Injuries by Firearm and Other Causes in 2021

[Graphic Source: 5]

Gun Violence by Demographics

While race does not cause gun violence, there is a significant correlation between the race of victims and higher rates of gun violence. For example, Black Americans, Hispanics, and Native Americans are 70% more likely to be victims of gun violence than other demographics. (Source 2)

Gun violence, particularly assaults with firearms, is a complex issue influenced by various factors, including inner-city violence, reduced policing, lower incarceration rates, and soft-on-crime policies.

In 2022, Black Americans were killed with guns at a rate of 20 per 100,000. For Hispanics, the rate was 4.4 per 100,000, and for Native Americans, it was 4.3 per 100,000. In contrast, Asian and White Americans had rates of 0.9 and 1.6 per 100,000, respectively.

The pattern changes only slightly when excluding firearms: White Americans were killed at a rate of 0.8 per 100,000, Hispanics at 1.4 per 100,000, Native Americans at 4.5 per 100,000, and Black Americans at 3.4 per 100,000.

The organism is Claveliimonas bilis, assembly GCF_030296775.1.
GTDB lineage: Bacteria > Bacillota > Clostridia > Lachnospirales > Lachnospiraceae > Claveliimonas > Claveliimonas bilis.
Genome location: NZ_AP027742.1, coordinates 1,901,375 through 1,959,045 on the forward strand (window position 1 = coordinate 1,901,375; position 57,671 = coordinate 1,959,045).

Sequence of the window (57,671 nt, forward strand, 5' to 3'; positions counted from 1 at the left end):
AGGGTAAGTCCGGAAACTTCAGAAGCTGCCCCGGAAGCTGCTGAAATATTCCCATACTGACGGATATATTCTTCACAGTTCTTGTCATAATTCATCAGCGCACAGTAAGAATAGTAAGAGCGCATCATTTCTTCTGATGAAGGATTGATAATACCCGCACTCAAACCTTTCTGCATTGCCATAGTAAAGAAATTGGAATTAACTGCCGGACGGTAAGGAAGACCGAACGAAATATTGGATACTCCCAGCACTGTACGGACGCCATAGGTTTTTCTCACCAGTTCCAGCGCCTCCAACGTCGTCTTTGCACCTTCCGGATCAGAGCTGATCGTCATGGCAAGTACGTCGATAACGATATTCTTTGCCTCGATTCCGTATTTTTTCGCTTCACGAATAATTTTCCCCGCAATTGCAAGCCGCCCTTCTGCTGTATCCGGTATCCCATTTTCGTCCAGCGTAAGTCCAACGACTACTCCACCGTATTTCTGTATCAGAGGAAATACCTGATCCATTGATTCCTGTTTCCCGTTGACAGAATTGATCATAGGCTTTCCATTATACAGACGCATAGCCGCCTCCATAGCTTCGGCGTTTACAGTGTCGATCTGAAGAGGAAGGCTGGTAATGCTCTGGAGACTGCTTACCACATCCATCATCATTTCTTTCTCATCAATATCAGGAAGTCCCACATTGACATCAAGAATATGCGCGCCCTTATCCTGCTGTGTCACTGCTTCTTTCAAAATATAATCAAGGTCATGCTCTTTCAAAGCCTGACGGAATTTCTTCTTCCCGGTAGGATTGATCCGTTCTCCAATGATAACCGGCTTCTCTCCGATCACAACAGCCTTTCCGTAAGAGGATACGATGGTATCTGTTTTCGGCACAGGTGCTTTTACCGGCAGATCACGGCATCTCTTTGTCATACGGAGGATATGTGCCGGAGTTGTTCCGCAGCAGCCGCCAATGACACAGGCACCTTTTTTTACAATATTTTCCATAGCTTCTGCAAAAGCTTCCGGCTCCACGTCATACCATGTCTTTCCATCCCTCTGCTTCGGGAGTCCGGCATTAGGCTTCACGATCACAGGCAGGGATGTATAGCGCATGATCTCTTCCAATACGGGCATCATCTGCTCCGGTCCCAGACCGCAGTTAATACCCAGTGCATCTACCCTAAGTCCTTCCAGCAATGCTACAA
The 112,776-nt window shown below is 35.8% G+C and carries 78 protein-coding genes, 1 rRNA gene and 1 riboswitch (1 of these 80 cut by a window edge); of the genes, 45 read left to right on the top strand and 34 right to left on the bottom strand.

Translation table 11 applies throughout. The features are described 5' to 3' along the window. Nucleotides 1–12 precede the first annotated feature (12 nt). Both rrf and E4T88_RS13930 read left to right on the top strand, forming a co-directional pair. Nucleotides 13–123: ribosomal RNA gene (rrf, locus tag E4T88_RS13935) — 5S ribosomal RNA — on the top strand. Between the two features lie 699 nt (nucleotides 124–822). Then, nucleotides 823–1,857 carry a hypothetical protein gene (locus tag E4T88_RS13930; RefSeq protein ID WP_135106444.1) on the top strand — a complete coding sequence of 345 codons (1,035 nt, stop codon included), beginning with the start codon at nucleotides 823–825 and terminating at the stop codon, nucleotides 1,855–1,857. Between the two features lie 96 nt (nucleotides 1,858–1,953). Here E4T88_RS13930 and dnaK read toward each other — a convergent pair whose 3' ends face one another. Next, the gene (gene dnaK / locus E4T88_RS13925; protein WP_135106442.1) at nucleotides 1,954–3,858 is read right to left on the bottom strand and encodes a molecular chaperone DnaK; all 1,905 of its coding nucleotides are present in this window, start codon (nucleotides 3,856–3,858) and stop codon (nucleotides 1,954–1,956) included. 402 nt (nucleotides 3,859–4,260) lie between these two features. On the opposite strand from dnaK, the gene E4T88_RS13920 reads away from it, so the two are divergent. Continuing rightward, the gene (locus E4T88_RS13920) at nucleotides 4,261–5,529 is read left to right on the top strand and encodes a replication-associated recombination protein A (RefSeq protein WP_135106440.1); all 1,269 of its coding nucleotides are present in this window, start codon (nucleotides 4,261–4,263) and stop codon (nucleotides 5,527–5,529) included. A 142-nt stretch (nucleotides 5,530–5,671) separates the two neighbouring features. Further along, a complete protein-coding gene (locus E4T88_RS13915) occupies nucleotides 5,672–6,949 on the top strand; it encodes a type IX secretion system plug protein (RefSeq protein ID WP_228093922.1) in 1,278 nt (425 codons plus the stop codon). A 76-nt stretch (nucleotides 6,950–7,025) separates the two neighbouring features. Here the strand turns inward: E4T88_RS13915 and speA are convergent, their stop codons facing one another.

The reasons why Black Americans, Native Americans, and Hispanic Americans are more likely to be victims of gun violence are not fully understood, but the data clearly shows severe racial disparities in violence-related victimhood in the United States.

Race and Firearm Homicides in the U.S.

[Graphic Source: 2]

Trends and Decline: Navigating the Fluctuations of Gun Violence in 2024

"Gun violence" is a polarizing term because it often includes incidents where no individual was threatened or harmed. Nonetheless, the fluctuation of gun violence statistics remains a concern for many Americans.

Gun violence rates increased in the 1960s, peaked in the 1980s, decreased in the 1990s, and rose again during the COVID-19 pandemic. Fortunately, gun violence statistics in 2024 indicate that this problem is now declining.


  1. Gun Violence Archive: 2024
  2. CDC Wonder Provisional Mortality Statistics
  3. A Cross-Sectional Study of Firearm-Related Injuries in Emergency Department Patients
  4. Emergency Department Visits for Firearm Injuries Before and During the COVID-19 Pandemic — United States, January 2019–December 2022
  5. 10 Leading Causes of Nonfatal Emergency Department Visits, United States
Cassandra McBride
Written by
Cassandra McBride